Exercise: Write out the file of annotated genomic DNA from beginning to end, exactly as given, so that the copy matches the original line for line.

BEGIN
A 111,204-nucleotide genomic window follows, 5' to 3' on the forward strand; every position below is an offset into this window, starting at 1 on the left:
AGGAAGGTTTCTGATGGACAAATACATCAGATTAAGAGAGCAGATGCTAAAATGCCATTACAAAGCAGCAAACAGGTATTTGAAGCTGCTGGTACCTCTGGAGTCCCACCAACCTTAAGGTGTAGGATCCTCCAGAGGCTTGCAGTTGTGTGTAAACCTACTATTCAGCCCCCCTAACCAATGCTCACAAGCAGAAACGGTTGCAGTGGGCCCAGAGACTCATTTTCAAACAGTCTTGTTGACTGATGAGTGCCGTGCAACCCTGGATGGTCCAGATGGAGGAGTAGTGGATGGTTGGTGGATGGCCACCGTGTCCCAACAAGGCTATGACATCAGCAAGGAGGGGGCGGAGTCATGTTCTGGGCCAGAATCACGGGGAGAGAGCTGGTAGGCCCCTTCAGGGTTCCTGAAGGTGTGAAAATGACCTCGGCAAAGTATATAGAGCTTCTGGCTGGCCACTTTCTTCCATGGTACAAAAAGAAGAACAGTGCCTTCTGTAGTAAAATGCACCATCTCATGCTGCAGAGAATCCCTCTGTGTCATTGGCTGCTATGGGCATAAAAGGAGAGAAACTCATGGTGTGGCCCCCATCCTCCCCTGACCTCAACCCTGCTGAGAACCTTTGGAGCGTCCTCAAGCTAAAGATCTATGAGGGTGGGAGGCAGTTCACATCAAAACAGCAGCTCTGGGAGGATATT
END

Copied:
A 111,204-nucleotide genomic window follows, 5' to 3' on the forward strand; every position below is an offset into this window, starting at 1 on the left:
AGGAAGGTTTCTGATGGACAAATACATCAGATTAAGAGAGCAGATGCTAAAATGCCATTACAAAGCAGCAAACAGGTATTTGAAGCTGCTGGTACCTCTGGAGTCCCACCAACCTTAAGGTGTAGGATCCTCCAGAGGCTTGCAGTTGTGTGTAAACCTACTATTCAGCCCCCCTAACCAATGCTCACAAGCAGAAACGGTTGCAGTGGGCCCAGAGACTCATTTTCAAACAGTCTTGTTGACTGATGAGTGCCGTGCAACCCTGGATGGTCCAGATGGAGGAGTAGTGGATGGTTGGTGGATGGCCACCGTGTCCCAACAAGGCTATGACATCAGCAAGGAGGGGGCGGAGTCATGTTCTGGGCCAGAATCACGGGGAGAGAGCTGGTAGGCCCCTTCAGGGTTCCTGAAGGTGTGAAAATGACCTCGGCAAAGTATATAGAGCTTCTGGCTGGCCACTTTCTTCCATGGTACAAAAAGAAGAACAGTGCCTTCTGTAGTAAAATGCACCATCTCATGCTGCAGAGAATCCCTCTGTGTCATTGGCTGCTATGGGCATAAAAGGAGAGAAACTCATGGTGTGGCCCCCATCCTCCCCTGACCTCAACCCTGCTGAGAACCTTTGGAGCGTCCTCAAGCTAAAGATCTATGAGGGTGGGAGGCAGTTCACATCAAAACAGCAGCTCTGGGAGGATATT